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poured into washington, d.c. to push and put pressure on the federal government has been a sight, but to see martin luther king jr.'s granddaughter take the stage was really something, alex. >> indeed it was. thank you, so much. i'm always glad to have you on the show. we go from there to nbc's shack brewster at the king center in atlanta. shaq, as i welcome you, i understand you got a chance to speak with dr. martin luther king jr.'s daughter, bernice king. i think she was on stage in the last hour when we were talking with you. tell me what she was tellings you. >> that's right. she was on stage, alex, as i was talking to you in the last hour. i pulled her aside. she talked to some reporters and i asked about the connection with the fact it was her father 58 years ago was in washington, d.c. gathering people together for a social justice movement there. now she is kind of doing the same thing. listen to what she told me. >> it is really frustrating that we are at this place, but in
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spite of that i'm encouraged about the level of consciousness and coalition building that's happening around this nation. not just around voting rights, but issues of social justice in a way that i haven't seen it since my early adult life when we were dealing with apartheid. >> reporter: you know, i have been talking to a lot of people. they have been repeating that and reflecting that same sentiment here, but there's also a sense of realism here. that's the idea they are calling for the federal legislation you heard trymaine bringing up that they're calling for in d.c., but they understand the hurdle it is to get the legislation. one of the chants you heard here was, hey, hey, hey joe, the filibuster has got to go. they understand that. they want legislation. they're calling for the legislation and they have not gotten it. it will take some real big change in order for them to get that at this point. so that's what you are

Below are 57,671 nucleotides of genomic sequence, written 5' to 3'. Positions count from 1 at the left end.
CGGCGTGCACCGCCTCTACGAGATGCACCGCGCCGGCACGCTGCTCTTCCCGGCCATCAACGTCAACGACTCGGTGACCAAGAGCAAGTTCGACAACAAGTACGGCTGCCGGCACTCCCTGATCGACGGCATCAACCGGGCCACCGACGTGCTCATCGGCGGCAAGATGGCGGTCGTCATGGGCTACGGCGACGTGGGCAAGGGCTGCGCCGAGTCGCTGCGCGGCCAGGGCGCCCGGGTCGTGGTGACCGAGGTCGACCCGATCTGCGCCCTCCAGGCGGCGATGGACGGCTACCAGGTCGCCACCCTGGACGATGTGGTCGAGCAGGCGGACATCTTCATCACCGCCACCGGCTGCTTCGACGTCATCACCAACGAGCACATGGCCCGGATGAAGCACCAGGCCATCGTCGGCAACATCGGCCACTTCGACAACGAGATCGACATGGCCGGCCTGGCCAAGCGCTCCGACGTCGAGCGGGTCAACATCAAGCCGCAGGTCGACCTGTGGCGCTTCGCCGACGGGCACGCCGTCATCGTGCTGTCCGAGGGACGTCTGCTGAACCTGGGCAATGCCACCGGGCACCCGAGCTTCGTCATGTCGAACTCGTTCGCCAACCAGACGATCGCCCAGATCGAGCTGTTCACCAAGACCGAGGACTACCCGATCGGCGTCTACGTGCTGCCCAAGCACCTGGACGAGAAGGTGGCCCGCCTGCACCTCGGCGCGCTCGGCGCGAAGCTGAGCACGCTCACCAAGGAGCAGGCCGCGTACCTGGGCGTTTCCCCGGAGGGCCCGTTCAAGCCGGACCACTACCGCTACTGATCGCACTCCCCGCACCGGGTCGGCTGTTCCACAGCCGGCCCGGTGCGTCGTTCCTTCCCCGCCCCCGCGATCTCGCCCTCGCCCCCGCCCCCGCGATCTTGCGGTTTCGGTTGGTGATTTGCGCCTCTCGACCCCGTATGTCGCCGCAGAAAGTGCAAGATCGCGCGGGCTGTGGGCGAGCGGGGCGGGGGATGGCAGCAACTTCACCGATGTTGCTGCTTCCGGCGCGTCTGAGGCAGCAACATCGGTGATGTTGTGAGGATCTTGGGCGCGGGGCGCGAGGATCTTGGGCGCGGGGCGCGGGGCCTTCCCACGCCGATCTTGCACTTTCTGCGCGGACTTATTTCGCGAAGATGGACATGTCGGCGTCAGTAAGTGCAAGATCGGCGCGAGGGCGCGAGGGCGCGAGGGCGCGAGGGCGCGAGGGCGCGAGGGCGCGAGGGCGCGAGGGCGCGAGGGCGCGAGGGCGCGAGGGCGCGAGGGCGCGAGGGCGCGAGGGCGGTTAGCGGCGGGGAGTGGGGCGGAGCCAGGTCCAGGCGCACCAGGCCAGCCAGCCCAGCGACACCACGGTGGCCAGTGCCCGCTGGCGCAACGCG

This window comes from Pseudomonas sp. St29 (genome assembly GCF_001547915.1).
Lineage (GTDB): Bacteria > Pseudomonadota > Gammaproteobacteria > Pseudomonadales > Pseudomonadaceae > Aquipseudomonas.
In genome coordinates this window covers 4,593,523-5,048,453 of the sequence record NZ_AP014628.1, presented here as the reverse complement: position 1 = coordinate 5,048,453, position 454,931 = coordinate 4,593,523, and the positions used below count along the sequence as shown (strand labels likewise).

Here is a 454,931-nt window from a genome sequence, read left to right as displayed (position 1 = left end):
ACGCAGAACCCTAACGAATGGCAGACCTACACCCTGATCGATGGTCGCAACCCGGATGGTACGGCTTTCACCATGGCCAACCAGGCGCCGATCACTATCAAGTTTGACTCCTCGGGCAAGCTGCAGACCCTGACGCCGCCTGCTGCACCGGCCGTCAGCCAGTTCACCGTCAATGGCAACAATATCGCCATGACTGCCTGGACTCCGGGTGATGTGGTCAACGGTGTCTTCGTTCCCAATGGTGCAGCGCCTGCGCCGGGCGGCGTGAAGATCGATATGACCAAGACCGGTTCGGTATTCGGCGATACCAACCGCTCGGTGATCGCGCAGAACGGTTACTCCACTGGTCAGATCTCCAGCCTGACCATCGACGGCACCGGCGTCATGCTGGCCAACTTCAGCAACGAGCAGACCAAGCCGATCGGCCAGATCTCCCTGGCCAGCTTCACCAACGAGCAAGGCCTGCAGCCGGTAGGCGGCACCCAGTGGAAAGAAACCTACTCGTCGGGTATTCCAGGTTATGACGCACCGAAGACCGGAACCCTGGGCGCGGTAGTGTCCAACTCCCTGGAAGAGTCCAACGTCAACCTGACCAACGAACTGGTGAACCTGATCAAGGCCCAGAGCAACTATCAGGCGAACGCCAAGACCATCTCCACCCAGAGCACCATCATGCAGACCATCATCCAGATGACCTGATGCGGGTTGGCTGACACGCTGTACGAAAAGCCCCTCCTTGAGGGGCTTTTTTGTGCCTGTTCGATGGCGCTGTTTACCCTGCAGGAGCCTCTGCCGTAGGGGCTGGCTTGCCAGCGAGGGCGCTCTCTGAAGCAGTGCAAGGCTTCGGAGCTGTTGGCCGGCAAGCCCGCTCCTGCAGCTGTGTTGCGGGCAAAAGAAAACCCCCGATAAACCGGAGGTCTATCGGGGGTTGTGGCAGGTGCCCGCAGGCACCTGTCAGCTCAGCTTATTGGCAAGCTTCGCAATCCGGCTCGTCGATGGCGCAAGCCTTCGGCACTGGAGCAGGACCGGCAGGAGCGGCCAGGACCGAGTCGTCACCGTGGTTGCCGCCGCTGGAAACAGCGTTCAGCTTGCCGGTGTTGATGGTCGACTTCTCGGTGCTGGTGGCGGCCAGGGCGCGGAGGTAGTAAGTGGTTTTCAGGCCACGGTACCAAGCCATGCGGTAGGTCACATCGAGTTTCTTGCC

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expecting. i will tell you now the crowd is waiting for ludacris to take the stage. >> that will be exciting and entertaining there. thank you for that. the latest on the weather, everyone. hurricane ida has just been up grated from a category 1 to a category 2 storm. we will get you what president biden said about that just a short time ago. get outta here. everybody's a skeptic. wright brothers? more like, yeah right, brothers! get outta here! it's not crazy. it's a scramble. just crack an egg. (motorcycle running) ♪ ♪ don't be fooled by the bike. or judge him by his jacket. while ted's eyes are on the road, his heart stays home. he's got gloria, and 10 grand-babies, to prove it. but his back made weekend rides tough, so ted called on the card that's even tougher. and the medicare coverage trusted by more doctors. medicare from blue cross blue shield.
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and we want to take all of you right now to the national action network rally in washington, d.c., of course, pushing for voting rights across the country. you are looking at martin luther king iii, the son of dr. martin luther king jr. let's listen to what he is saying. >> when the civil rights act of 1964 was signed and my father visited the white house and he told president johnson, this is not enough, we need a voting rights bill. because at the time states could